The end of public space?

The “end of public space” thesis animated the study of public space decades ago and it seems relevant at this moment in the pandemic when our uses and perceptions of public space are shifting. This thesis draws attention to the creeping control over public space by corporations and government. It focuses on policies that restrict who can be in public space or the types of activities permitted, all in the name of public safety or gentrification. Don Mitchell, a geographer and cultural critic uses the thesis to invite scrutiny of the ways that these policies threaten the ability of public space to support grassroots association and popular expression. The thesis posits that public spaces free of control are critical for a functioning democracy. Mitchell proposes that access to unrestricted public space broadens who is included in the public. In turn, this allows communities to make claims on the wider collective for increased rights and freedoms or change for a more just and fair society. In this view, public space is vital for democracy because it enables popular expression, which is not always represented through formal politics.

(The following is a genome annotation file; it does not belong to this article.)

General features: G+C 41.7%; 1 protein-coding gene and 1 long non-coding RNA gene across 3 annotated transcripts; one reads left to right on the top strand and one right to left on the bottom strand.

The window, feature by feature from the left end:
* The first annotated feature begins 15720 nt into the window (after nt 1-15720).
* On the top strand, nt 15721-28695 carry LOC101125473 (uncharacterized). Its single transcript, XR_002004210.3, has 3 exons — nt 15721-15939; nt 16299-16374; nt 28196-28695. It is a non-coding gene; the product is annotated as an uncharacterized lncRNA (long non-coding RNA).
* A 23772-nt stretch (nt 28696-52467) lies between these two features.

This deck is seemingly public, but a sign indicates that it is restricted for private use only.

Public health responses to COVID-19 pandemic and social uprising for racial justice in the Twin Cities present a compelling context for examining the continued relevance of the end of public space thesis. On the one hand, this moment has seen an increase in government control and business takeover of public space. We see this in the public health directives for halting the spread of COVID-19 (including prohibitions on gathering and staying physically distant, and wearing face coverings) and the appropriation of sidewalks and parking lots for bars and restaurants. At the same time, programming that otherwise activates public space for popular use has been canceled for the pandemic. This has contributed to making public space seem less vital or abandoned.

This sign, near the University of Minnesota campus, advises pedestrians to maintain a distance of 6 feet.

On the other hand, the pandemic has laid bare ongoing systemic inequalities that imperil the well-being and even survival of residents who are Black, Indigenous, and People of color. The appropriation of public space through popular demonstrations, murals and protest art on the street-facing sides of private buildings, and use to distribute food to people in need has raised awareness of the violence and harm these communities experience. Through these acts, society at large is called to imagine a more just and peaceful future and take concrete steps to realize it. These actions point to the continued vitality of public space despite the restrictions and urge us to formulate ways of thinking about public space that makes sense of these contradictions.  

Murals outside of Springboard For the Arts, an artist-led community and economic nonprofit in St. Paul.
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